Agriculture Current Affair 12 October 2022

September deluge stalls kharif harvesting, damages crops

Excessive rains this month have stalled harvests of main kharif crops like maize, paddy and soyabean and affected their quality, which will likely reduce the returns for farmers, said traders and experts. “The impact of this untimely rain will not be good for the standing crop. The quality will go down and the colour will change. The marketing edge will be lost,” said agriculture expert Devinder Sharma. It can also delay sowing for the next season, especially of wheat and potato.

Rajasthan’s Kota and Jhalawar districts, known for their maize crop, have seen crop damage of 18-19%, said Rajiv Yadav, senior vice president at commodities research firm Origo Commodities. The state’s paddy crop has suffered a loss of 6%. For soyabean, the crop damage is 15%.

Wheat prices rule higher in UP, Bihar amid shortage

Wheat prices in Uttar Pradesh, the country’s largest wheat-producing state, and neighbouring Bihar are ruling 4-5% higher than other wheat-producing states as they are facing a wheat shortage for the first time even as prices continue to rise across the country.

Higher wheat demand due to high capacity of flour mills, non-availability of wheat from the central government for the first time, and shipping out all the excess wheat for exports are keeping wheat prices comparatively high in eastern UP and Bihar and forcing them to import wheat from other states to run their own mills, trade insiders said.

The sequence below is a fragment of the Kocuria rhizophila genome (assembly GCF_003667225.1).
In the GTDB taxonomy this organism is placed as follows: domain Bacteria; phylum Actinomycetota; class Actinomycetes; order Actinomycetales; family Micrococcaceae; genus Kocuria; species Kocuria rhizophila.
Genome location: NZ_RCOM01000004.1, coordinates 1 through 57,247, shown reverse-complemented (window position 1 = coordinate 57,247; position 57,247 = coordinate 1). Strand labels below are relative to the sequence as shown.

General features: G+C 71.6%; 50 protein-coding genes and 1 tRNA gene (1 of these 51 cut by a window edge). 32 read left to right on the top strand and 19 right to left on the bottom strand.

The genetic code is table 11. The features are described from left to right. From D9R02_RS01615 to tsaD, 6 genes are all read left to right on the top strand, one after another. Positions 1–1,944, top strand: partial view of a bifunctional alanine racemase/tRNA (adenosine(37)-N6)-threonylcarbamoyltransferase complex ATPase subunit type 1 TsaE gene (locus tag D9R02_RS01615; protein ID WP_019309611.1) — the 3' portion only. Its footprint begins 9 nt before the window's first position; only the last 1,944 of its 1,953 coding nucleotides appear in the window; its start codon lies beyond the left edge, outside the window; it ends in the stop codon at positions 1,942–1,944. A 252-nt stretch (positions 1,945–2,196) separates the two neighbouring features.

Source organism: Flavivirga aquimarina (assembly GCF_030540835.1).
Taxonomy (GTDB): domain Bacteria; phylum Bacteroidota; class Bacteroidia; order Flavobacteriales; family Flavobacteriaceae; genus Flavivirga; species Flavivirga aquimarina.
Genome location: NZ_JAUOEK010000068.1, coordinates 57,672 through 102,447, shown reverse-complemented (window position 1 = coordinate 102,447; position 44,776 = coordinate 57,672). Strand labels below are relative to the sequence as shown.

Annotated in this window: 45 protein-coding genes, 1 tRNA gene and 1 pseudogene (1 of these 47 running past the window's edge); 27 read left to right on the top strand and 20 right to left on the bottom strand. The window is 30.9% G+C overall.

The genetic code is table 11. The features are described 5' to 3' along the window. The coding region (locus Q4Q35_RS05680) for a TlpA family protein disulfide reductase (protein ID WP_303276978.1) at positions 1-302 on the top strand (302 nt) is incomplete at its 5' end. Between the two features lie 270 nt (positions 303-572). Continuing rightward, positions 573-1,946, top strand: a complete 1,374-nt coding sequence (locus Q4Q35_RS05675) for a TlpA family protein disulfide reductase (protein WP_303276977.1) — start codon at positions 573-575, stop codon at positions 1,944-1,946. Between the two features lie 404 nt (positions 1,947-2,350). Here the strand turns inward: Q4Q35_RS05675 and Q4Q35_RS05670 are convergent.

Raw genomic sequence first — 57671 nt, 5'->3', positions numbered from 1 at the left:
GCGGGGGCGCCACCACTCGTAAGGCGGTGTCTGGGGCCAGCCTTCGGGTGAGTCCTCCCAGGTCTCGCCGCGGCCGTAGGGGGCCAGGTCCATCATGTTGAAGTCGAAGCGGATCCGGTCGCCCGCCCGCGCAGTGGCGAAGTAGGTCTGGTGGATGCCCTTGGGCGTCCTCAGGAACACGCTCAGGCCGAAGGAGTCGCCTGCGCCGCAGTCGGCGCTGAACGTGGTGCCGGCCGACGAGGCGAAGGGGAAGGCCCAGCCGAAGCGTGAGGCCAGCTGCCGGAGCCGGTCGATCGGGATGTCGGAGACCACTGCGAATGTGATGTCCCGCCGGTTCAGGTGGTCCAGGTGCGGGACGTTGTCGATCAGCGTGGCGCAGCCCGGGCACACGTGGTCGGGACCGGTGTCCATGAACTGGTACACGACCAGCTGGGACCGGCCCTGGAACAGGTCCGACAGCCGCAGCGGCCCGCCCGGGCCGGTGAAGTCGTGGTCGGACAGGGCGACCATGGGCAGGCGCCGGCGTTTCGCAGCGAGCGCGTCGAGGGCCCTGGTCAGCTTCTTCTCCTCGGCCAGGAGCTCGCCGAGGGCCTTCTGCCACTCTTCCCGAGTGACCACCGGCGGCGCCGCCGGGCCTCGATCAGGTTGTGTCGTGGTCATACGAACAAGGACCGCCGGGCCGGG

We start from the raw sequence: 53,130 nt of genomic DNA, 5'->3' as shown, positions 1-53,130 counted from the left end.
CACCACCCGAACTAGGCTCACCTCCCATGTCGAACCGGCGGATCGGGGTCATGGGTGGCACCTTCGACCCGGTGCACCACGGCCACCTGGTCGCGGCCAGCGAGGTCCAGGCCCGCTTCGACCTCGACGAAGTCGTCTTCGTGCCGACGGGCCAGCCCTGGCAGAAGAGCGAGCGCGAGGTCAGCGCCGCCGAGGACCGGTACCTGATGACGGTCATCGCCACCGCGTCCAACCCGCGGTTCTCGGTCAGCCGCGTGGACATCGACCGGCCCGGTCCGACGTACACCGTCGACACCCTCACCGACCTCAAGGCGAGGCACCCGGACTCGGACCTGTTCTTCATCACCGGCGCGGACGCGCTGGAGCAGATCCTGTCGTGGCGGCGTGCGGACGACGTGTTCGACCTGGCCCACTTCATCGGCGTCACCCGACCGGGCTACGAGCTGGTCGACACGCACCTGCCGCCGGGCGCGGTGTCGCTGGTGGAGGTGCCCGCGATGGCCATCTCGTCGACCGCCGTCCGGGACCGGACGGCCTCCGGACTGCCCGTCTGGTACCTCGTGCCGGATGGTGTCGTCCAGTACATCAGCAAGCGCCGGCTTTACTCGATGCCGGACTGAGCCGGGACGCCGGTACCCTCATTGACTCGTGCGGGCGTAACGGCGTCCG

Rising imports hit business prospects of domestically produced pepper

IPSTA President says domestic pepper prices are holding up because of festival demand in upcountry markets

Increased arrivals of imported pepper from other producing countries are reported to have hit the prospects of domestically produced commodities due to its doorstep availability at lower prices in consuming markets.

Traders pointed out that pepper rates in producing countries have started declining and are hovering in the range of $2,500-2,600/tonne in Brazil, $3,000 in Vietnam, and $5,000 in Sri Lanka. Of this, Brazilian and Vietnamese varieties are finding markets in India under mis-declaration either as cotton waste or paper waste, they alleged.

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